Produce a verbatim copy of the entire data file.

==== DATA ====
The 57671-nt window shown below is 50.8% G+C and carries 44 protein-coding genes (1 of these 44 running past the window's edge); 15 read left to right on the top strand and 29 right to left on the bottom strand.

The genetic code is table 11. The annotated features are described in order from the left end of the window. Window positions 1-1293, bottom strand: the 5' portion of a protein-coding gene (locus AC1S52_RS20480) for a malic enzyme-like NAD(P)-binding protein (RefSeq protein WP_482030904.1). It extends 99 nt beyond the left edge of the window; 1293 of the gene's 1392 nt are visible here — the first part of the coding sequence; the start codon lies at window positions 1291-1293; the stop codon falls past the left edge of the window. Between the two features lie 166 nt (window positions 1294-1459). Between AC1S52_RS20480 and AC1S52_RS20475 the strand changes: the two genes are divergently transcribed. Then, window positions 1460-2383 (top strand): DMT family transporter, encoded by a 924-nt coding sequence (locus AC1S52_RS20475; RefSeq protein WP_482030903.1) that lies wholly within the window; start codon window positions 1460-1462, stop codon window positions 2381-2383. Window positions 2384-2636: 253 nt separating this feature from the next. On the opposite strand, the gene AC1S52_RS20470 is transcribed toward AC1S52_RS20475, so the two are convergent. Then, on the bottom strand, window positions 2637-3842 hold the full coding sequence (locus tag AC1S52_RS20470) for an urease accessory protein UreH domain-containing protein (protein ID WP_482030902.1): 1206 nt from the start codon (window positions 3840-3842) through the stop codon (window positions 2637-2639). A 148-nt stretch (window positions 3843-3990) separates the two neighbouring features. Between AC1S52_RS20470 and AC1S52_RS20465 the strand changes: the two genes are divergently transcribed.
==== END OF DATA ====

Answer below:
The 57671-nt window shown below is 50.8% G+C and carries 44 protein-coding genes (1 of these 44 running past the window's edge); 15 read left to right on the top strand and 29 right to left on the bottom strand.

The genetic code is table 11. The annotated features are described in order from the left end of the window. Window positions 1-1293, bottom strand: the 5' portion of a protein-coding gene (locus AC1S52_RS20480) for a malic enzyme-like NAD(P)-binding protein (RefSeq protein WP_482030904.1). It extends 99 nt beyond the left edge of the window; 1293 of the gene's 1392 nt are visible here — the first part of the coding sequence; the start codon lies at window positions 1291-1293; the stop codon falls past the left edge of the window. Between the two features lie 166 nt (window positions 1294-1459). Between AC1S52_RS20480 and AC1S52_RS20475 the strand changes: the two genes are divergently transcribed. Then, window positions 1460-2383 (top strand): DMT family transporter, encoded by a 924-nt coding sequence (locus AC1S52_RS20475; RefSeq protein WP_482030903.1) that lies wholly within the window; start codon window positions 1460-1462, stop codon window positions 2381-2383. Window positions 2384-2636: 253 nt separating this feature from the next. On the opposite strand, the gene AC1S52_RS20470 is transcribed toward AC1S52_RS20475, so the two are convergent. Then, on the bottom strand, window positions 2637-3842 hold the full coding sequence (locus tag AC1S52_RS20470) for an urease accessory protein UreH domain-containing protein (protein ID WP_482030902.1): 1206 nt from the start codon (window positions 3840-3842) through the stop codon (window positions 2637-2639). A 148-nt stretch (window positions 3843-3990) separates the two neighbouring features. Between AC1S52_RS20470 and AC1S52_RS20465 the strand changes: the two genes are divergently transcribed.